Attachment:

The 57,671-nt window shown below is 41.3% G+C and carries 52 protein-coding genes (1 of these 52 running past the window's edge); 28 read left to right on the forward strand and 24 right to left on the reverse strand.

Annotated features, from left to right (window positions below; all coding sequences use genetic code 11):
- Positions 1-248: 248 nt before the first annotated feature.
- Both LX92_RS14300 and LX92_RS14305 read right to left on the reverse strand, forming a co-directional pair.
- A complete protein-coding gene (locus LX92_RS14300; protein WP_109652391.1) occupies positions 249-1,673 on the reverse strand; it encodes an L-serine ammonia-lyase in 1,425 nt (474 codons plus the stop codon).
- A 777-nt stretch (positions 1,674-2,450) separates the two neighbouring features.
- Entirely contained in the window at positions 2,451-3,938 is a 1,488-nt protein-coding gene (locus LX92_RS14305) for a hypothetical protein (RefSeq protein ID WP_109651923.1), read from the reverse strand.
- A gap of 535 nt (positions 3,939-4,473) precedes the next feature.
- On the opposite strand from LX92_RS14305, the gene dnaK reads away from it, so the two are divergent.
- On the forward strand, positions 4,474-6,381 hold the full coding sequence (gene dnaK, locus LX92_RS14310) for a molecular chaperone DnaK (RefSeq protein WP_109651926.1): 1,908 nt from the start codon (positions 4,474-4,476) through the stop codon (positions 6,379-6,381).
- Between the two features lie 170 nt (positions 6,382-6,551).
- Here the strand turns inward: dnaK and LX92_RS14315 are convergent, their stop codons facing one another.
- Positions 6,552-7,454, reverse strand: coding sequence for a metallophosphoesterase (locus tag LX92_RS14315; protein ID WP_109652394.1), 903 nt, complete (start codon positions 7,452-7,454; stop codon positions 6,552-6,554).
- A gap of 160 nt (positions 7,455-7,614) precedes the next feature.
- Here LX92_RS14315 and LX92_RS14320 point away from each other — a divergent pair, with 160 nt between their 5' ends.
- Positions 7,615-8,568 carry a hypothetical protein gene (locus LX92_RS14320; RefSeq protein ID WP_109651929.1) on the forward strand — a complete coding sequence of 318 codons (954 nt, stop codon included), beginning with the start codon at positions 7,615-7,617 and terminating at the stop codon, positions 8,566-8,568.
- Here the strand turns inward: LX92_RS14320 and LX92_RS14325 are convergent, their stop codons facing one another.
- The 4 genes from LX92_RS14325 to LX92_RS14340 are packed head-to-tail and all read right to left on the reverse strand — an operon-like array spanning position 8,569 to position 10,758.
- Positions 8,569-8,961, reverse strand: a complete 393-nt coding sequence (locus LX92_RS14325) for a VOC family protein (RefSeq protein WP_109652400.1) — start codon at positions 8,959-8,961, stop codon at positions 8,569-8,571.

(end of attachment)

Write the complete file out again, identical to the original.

The 57,671-nt window shown below is 41.3% G+C and carries 52 protein-coding genes (1 of these 52 running past the window's edge); 28 read left to right on the forward strand and 24 right to left on the reverse strand.

Annotated features, from left to right (window positions below; all coding sequences use genetic code 11):
- Positions 1-248: 248 nt before the first annotated feature.
- Both LX92_RS14300 and LX92_RS14305 read right to left on the reverse strand, forming a co-directional pair.
- A complete protein-coding gene (locus LX92_RS14300; protein WP_109652391.1) occupies positions 249-1,673 on the reverse strand; it encodes an L-serine ammonia-lyase in 1,425 nt (474 codons plus the stop codon).
- A 777-nt stretch (positions 1,674-2,450) separates the two neighbouring features.
- Entirely contained in the window at positions 2,451-3,938 is a 1,488-nt protein-coding gene (locus LX92_RS14305) for a hypothetical protein (RefSeq protein ID WP_109651923.1), read from the reverse strand.
- A gap of 535 nt (positions 3,939-4,473) precedes the next feature.
- On the opposite strand from LX92_RS14305, the gene dnaK reads away from it, so the two are divergent.
- On the forward strand, positions 4,474-6,381 hold the full coding sequence (gene dnaK, locus LX92_RS14310) for a molecular chaperone DnaK (RefSeq protein WP_109651926.1): 1,908 nt from the start codon (positions 4,474-4,476) through the stop codon (positions 6,379-6,381).
- Between the two features lie 170 nt (positions 6,382-6,551).
- Here the strand turns inward: dnaK and LX92_RS14315 are convergent, their stop codons facing one another.
- Positions 6,552-7,454, reverse strand: coding sequence for a metallophosphoesterase (locus tag LX92_RS14315; protein ID WP_109652394.1), 903 nt, complete (start codon positions 7,452-7,454; stop codon positions 6,552-6,554).
- A gap of 160 nt (positions 7,455-7,614) precedes the next feature.
- Here LX92_RS14315 and LX92_RS14320 point away from each other — a divergent pair, with 160 nt between their 5' ends.
- Positions 7,615-8,568 carry a hypothetical protein gene (locus LX92_RS14320; RefSeq protein ID WP_109651929.1) on the forward strand — a complete coding sequence of 318 codons (954 nt, stop codon included), beginning with the start codon at positions 7,615-7,617 and terminating at the stop codon, positions 8,566-8,568.
- Here the strand turns inward: LX92_RS14320 and LX92_RS14325 are convergent, their stop codons facing one another.
- The 4 genes from LX92_RS14325 to LX92_RS14340 are packed head-to-tail and all read right to left on the reverse strand — an operon-like array spanning position 8,569 to position 10,758.
- Positions 8,569-8,961, reverse strand: a complete 393-nt coding sequence (locus LX92_RS14325) for a VOC family protein (RefSeq protein WP_109652400.1) — start codon at positions 8,959-8,961, stop codon at positions 8,569-8,571.